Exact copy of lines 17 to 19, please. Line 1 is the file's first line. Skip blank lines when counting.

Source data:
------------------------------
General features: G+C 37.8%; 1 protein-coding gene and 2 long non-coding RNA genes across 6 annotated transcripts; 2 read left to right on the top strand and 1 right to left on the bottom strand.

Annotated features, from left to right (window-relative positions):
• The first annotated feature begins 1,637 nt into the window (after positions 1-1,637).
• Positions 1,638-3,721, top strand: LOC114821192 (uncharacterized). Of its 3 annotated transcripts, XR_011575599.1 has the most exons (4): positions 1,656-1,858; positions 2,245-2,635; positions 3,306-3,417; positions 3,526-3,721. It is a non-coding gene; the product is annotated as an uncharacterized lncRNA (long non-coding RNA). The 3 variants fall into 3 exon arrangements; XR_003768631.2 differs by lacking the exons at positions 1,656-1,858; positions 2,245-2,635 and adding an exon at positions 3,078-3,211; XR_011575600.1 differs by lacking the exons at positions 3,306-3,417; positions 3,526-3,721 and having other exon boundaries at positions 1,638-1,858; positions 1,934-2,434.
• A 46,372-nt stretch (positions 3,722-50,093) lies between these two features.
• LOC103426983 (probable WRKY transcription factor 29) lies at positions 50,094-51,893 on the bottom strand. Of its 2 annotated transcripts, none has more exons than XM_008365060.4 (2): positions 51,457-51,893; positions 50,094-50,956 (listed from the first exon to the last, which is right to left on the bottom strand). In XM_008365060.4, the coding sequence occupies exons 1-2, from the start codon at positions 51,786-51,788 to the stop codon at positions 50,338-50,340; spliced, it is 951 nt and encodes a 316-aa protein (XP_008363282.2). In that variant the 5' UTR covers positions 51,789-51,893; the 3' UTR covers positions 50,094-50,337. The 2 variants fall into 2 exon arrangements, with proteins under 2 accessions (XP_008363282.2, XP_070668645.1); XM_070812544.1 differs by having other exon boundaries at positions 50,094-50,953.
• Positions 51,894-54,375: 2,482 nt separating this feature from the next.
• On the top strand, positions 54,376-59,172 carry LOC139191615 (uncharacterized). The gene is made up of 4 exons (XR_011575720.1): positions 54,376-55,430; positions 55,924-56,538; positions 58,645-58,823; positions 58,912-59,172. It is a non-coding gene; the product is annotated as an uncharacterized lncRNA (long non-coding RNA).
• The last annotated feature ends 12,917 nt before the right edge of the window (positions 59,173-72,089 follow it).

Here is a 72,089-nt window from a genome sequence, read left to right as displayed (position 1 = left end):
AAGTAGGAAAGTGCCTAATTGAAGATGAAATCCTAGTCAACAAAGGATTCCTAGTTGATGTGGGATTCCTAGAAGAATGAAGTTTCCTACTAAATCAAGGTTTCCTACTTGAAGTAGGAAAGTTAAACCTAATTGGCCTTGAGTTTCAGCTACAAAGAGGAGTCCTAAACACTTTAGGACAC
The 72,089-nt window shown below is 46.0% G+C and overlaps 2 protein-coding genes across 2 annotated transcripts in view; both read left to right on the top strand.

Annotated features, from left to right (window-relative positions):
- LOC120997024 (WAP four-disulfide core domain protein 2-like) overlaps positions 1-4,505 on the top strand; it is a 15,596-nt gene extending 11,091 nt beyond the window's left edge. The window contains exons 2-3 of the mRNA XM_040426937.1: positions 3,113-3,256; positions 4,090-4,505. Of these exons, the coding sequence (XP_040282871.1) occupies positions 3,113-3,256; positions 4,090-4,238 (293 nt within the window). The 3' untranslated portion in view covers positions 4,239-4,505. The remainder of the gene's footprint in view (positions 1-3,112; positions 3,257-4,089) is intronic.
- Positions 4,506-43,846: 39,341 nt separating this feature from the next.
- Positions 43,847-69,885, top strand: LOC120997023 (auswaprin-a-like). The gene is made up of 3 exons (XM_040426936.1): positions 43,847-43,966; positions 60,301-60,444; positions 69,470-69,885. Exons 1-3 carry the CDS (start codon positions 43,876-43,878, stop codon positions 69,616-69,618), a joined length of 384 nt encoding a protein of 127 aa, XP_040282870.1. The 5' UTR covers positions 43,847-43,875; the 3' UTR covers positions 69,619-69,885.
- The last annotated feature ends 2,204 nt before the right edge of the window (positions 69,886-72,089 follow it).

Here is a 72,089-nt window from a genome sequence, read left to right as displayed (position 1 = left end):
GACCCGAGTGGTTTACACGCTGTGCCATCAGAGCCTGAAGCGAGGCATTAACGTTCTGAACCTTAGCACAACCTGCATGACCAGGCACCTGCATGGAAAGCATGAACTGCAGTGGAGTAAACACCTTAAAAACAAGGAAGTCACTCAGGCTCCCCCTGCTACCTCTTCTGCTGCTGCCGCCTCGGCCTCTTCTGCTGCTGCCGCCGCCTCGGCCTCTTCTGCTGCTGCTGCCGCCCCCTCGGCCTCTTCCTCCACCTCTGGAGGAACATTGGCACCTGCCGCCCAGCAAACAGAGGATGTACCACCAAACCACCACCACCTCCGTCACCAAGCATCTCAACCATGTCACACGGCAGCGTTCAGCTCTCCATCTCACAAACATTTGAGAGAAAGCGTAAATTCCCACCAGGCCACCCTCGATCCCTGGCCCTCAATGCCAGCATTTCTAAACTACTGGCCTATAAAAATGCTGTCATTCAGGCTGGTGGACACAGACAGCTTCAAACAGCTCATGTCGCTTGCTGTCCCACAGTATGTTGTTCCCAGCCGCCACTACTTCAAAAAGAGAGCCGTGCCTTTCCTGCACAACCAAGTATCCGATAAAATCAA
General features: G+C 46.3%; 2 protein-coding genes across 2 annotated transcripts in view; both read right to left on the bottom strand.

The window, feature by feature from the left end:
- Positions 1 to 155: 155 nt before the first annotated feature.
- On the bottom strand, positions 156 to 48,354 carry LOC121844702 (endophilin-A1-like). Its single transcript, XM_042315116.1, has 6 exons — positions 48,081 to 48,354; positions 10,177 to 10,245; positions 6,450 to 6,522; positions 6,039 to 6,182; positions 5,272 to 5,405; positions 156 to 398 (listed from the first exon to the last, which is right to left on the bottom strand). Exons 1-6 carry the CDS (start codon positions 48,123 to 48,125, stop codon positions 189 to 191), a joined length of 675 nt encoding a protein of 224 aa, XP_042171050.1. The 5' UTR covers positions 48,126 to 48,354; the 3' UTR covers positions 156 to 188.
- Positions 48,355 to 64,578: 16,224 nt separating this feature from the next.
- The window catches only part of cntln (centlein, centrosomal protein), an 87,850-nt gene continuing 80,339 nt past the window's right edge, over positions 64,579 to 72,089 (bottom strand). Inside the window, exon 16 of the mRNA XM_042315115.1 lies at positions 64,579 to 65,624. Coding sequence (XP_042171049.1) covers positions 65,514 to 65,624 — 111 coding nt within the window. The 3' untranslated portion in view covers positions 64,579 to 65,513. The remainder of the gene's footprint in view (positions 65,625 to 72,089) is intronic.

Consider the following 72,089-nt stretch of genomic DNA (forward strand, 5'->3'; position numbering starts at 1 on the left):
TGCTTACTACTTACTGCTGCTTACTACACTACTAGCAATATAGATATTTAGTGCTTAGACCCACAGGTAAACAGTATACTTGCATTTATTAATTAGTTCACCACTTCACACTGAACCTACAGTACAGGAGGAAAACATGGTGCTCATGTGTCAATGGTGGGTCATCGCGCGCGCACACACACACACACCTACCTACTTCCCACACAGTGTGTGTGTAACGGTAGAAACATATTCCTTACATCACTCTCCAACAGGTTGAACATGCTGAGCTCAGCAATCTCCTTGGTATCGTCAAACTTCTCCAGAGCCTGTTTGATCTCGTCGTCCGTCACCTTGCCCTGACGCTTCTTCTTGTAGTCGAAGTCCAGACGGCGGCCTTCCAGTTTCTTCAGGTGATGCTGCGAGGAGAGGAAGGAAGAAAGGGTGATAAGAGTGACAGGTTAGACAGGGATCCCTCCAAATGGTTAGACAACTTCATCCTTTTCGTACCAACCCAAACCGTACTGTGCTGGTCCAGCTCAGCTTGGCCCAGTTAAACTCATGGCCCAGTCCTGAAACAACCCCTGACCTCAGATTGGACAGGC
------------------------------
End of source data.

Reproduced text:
- The last annotated feature ends 2,204 nt before the right edge of the window (positions 69,886-72,089 follow it).

Here is a 72,089-nt window from a genome sequence, read left to right as displayed (position 1 = left end):
GACCCGAGTGGTTTACACGCTGTGCCATCAGAGCCTGAAGCGAGGCATTAACGTTCTGAACCTTAGCACAACCTGCATGACCAGGCACCTGCATGGAAAGCATGAACTGCAGTGGAGTAAACACCTTAAAAACAAGGAAGTCACTCAGGCTCCCCCTGCTACCTCTTCTGCTGCTGCCGCCTCGGCCTCTTCTGCTGCTGCCGCCGCCTCGGCCTCTTCTGCTGCTGCTGCCGCCCCCTCGGCCTCTTCCTCCACCTCTGGAGGAACATTGGCACCTGCCGCCCAGCAAACAGAGGATGTACCACCAAACCACCACCACCTCCGTCACCAAGCATCTCAACCATGTCACACGGCAGCGTTCAGCTCTCCATCTCACAAACATTTGAGAGAAAGCGTAAATTCCCACCAGGCCACCCTCGATCCCTGGCCCTCAATGCCAGCATTTCTAAACTACTGGCCTATAAAAATGCTGTCATTCAGGCTGGTGGACACAGACAGCTTCAAACAGCTCATGTCGCTTGCTGTCCCACAGTATGTTGTTCCCAGCCGCCACTACTTCAAAAAGAGAGCCGTGCCTTTCCTGCACAACCAAGTATCCGATAAAATCAA